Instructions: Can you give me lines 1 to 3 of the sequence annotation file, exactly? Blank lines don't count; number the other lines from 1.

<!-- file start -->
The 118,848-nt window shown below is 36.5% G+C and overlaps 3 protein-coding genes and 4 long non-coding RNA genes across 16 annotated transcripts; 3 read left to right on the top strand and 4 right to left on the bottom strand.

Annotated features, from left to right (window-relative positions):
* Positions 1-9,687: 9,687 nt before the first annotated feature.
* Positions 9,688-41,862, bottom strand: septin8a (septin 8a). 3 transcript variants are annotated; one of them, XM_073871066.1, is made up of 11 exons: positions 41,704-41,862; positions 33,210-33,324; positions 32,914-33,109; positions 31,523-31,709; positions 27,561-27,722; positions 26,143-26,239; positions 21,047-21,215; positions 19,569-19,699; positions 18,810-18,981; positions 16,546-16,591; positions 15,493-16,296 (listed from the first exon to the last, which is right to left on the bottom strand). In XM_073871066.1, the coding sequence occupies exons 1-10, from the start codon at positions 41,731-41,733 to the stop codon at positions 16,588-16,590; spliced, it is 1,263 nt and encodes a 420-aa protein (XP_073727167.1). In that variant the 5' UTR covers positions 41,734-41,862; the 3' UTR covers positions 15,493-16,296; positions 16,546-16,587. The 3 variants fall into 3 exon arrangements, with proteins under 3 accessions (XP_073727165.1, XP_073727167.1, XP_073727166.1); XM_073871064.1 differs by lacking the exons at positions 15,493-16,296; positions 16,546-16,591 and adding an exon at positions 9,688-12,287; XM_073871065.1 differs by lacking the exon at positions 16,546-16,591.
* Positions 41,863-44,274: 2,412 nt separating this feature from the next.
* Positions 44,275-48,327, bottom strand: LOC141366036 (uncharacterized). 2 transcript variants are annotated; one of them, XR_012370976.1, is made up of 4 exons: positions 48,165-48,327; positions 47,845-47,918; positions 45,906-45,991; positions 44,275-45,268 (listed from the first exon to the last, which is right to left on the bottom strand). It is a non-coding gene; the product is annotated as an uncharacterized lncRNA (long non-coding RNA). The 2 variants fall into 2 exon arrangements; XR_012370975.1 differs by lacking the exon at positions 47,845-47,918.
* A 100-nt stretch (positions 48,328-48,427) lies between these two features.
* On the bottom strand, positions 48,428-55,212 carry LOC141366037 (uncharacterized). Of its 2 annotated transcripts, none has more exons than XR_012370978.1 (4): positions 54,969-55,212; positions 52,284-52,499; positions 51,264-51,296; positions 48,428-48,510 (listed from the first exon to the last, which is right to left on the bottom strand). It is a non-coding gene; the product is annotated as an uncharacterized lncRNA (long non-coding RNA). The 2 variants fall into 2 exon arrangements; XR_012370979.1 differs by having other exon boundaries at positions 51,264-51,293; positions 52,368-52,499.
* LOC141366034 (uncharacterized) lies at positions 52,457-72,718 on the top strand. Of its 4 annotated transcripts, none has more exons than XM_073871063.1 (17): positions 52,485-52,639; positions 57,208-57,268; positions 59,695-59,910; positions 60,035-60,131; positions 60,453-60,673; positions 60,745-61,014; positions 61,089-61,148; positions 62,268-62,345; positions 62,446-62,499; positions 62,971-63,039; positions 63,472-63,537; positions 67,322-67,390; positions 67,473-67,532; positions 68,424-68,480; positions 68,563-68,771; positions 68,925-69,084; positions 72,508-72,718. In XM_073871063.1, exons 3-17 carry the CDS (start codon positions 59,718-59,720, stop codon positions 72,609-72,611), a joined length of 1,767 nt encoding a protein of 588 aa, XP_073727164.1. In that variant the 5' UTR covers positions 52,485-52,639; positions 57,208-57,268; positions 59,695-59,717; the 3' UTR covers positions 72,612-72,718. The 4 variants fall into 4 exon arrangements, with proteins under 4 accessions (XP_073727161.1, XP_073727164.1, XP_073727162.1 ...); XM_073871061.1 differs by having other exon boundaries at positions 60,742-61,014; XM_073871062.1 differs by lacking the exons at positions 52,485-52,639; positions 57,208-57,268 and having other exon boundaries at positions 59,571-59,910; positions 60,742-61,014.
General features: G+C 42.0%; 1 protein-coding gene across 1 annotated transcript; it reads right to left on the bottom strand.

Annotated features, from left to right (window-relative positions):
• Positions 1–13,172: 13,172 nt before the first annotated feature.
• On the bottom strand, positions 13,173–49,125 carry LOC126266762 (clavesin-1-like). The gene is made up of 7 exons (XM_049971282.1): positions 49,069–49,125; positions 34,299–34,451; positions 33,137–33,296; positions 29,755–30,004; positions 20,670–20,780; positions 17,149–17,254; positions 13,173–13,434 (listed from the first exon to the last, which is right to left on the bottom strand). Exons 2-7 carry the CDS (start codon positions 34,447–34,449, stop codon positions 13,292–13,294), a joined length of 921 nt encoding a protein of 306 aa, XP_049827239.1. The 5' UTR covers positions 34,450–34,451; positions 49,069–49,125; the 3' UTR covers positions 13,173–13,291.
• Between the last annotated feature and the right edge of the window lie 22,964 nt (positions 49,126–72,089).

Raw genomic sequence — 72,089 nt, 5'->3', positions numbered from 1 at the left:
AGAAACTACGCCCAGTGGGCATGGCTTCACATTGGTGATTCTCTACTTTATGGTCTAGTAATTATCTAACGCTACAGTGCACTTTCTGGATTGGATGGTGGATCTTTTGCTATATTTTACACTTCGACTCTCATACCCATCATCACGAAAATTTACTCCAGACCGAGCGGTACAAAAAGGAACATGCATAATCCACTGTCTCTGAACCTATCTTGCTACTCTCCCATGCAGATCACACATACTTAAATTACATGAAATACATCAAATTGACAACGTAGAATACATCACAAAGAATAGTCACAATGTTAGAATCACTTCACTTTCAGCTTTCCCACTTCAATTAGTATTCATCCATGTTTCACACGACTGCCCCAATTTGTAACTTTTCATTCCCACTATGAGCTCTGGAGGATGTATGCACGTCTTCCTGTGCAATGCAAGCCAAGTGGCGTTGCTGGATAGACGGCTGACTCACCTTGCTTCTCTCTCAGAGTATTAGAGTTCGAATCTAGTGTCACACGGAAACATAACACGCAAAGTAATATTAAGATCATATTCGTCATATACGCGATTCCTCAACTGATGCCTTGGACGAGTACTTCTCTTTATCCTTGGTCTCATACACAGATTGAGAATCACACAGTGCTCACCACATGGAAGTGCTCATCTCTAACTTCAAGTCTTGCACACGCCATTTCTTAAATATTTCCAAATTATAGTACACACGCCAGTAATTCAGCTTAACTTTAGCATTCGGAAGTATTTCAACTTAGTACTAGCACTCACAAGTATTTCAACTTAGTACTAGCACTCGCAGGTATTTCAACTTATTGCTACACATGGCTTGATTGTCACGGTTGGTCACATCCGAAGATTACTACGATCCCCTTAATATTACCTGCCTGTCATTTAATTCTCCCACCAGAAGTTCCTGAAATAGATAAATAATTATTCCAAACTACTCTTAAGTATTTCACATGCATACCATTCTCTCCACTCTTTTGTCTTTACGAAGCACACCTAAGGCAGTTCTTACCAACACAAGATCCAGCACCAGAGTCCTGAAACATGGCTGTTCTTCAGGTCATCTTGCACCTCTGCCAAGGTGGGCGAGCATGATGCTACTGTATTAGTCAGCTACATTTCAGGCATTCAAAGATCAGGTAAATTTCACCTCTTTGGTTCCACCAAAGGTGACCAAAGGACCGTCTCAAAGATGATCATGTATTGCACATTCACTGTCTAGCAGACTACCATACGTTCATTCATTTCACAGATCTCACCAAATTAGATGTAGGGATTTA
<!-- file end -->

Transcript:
The 118,848-nt window shown below is 36.5% G+C and overlaps 3 protein-coding genes and 4 long non-coding RNA genes across 16 annotated transcripts; 3 read left to right on the top strand and 4 right to left on the bottom strand.

Annotated features, from left to right (window-relative positions):
* Positions 1-9,687: 9,687 nt before the first annotated feature.